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Book Alleges Allen Iverson Drunk at Infamous ‘Practice!’ Press Conference

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A new biography of former Philadelphia 76ers star guard Allen Iverson alleges that Iverson was profoundly drunk at the infamous 2002 press conference in which he intoned some variation of “we’re talking about practice” 22 times.

According to Kent Babb’s new book, Not a Game: The Incredible Rise and Unthinkable Fall of Allen Iverson, Larry Brown, the 76ers coach at the time, former 76ers president Pat Croce, and former general manager Billy King all agreed that Iverson had been drinking heavily prior to the press conference, which King suggested Iverson attend four days after the 76ers lost to the Boston Celtics in the Eastern Conference playoffs.

Iverson had just met with Brown to discuss his future, arriving late and engendering an argument in the parking lot. Brown had opined prior to the meeting that any 76er could be traded. The book asserts that Iverson asked Brown if he was likely to be traded. Brown answered no.

Iverson then left, accompanied by a friend, and came back for the press conference drunk. Brown told Babb, “I assumed he went and fooled around somewhere,” making a gesture indicating drinking. King admitted that he knew Iverson was acting strangely but “if we thought that he was drinking or whatever, we’d have never done it.” The book claims King was trying to find a way to abort the press conference while Croce, watching the conference on television, realized Iverson was drunk and asked his wife to turn the television off.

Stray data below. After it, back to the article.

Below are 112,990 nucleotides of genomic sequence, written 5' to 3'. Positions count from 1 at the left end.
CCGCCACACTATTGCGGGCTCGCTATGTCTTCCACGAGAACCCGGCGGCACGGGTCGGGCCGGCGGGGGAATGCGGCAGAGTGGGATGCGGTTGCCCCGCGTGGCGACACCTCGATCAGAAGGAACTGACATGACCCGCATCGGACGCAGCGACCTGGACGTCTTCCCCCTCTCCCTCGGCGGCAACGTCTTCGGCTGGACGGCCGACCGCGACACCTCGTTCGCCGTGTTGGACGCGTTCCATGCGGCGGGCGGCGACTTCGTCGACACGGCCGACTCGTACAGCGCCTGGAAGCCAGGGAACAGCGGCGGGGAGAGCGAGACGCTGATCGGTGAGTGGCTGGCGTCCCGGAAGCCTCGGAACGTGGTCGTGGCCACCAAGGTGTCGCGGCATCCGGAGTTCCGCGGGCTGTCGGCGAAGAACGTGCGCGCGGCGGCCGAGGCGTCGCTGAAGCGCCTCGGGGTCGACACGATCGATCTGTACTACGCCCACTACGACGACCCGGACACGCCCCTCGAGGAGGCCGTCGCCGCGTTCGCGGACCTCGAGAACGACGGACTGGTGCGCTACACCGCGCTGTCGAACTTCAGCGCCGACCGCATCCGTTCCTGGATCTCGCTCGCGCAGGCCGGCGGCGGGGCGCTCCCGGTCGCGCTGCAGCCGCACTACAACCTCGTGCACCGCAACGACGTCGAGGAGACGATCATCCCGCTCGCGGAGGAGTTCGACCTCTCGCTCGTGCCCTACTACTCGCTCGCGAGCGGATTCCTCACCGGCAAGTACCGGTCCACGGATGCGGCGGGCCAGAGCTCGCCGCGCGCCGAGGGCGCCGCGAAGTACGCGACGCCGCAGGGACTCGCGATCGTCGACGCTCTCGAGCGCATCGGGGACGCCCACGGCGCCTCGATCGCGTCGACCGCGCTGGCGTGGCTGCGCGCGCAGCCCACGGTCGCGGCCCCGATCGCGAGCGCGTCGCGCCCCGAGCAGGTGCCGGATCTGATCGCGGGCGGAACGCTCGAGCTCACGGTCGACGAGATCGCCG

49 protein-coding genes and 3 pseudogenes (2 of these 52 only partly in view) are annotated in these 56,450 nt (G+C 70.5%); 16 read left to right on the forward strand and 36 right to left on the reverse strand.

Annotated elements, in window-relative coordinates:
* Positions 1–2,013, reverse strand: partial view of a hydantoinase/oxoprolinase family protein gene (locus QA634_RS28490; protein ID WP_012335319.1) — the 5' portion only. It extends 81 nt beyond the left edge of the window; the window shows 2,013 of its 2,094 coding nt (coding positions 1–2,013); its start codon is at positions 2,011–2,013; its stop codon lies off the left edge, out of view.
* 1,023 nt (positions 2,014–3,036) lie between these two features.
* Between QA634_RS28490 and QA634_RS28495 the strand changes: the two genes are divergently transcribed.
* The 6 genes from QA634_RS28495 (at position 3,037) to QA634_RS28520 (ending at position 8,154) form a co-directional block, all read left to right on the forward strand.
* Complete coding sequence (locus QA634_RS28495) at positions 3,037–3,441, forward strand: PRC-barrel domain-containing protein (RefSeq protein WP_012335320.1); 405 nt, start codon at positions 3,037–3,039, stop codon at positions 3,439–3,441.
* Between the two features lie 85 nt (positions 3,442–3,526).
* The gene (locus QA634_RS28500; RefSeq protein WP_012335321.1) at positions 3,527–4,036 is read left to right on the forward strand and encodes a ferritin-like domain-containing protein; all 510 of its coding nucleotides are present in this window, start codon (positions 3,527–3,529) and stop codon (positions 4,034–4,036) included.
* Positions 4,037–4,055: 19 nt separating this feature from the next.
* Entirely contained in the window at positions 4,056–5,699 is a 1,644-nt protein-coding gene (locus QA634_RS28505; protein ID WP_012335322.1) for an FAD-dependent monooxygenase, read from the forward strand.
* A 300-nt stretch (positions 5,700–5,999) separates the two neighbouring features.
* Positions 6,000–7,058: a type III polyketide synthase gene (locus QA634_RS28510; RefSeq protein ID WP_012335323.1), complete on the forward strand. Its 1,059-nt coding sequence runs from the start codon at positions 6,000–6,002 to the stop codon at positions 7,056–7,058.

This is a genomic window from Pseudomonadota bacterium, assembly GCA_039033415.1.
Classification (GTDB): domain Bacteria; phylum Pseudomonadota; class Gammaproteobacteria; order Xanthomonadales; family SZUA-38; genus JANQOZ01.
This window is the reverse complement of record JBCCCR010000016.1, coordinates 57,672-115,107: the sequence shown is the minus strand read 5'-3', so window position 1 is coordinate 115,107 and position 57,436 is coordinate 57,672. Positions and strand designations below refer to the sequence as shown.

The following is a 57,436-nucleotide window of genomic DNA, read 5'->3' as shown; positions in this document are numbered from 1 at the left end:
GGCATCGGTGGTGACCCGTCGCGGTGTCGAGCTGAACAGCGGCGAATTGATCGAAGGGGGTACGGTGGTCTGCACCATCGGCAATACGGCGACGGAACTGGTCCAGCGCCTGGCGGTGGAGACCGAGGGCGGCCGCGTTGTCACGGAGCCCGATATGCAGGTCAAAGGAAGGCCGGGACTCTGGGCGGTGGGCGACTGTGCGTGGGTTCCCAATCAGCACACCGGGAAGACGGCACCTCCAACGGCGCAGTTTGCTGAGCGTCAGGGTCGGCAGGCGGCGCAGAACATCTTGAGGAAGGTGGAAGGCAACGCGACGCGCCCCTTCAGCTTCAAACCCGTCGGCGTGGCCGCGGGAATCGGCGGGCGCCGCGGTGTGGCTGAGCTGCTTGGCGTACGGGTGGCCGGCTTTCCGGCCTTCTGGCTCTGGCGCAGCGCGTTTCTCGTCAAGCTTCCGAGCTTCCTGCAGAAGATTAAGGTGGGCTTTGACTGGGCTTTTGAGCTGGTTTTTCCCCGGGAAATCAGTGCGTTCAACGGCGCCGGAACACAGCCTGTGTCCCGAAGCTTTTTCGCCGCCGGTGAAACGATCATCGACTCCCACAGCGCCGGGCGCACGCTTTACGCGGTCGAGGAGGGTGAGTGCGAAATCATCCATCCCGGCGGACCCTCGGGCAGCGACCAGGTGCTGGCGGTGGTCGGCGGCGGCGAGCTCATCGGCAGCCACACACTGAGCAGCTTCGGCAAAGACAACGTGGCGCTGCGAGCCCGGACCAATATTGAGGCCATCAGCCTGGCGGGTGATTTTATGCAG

John Smallwood, a Daily News columnist at the conference, recalled, “He was lit. If he had been sober, he would have been able to get himself out of that. He never would’ve gone down that path. Maybe you had to have been around him all the time to know the difference, but we all knew.”

In 2013, Iverson excused his behavior in 2002 by citing the murder of his friend, Rahsaan Langford, who was killed seven months prior to the press conference. He said, “They had no idea my best friend had just got killed. The press conference wasn’t about practice; it was about me (possibly) being traded from Philadelphia. Nobody ever talked about that, never heard why I was upset or what the conference was about.”

The book also claims other instances indicative of bad character, including Iverson allegedly threatening his wife, Tawanna, that he would offer $5,000 to have her murdered; allegedly telling her he would offer a man $1 million to testify in court that he had slept with her; and allegedly leaving his small children alone in a hotel room all night while he went out drinking.

Babb told Deadspin, “Throughout this entire process, I wanted Iverson to be a good guy who sometimes did bad stuff. But I don’t think that’s true. In fact, it’s probably the opposite.”


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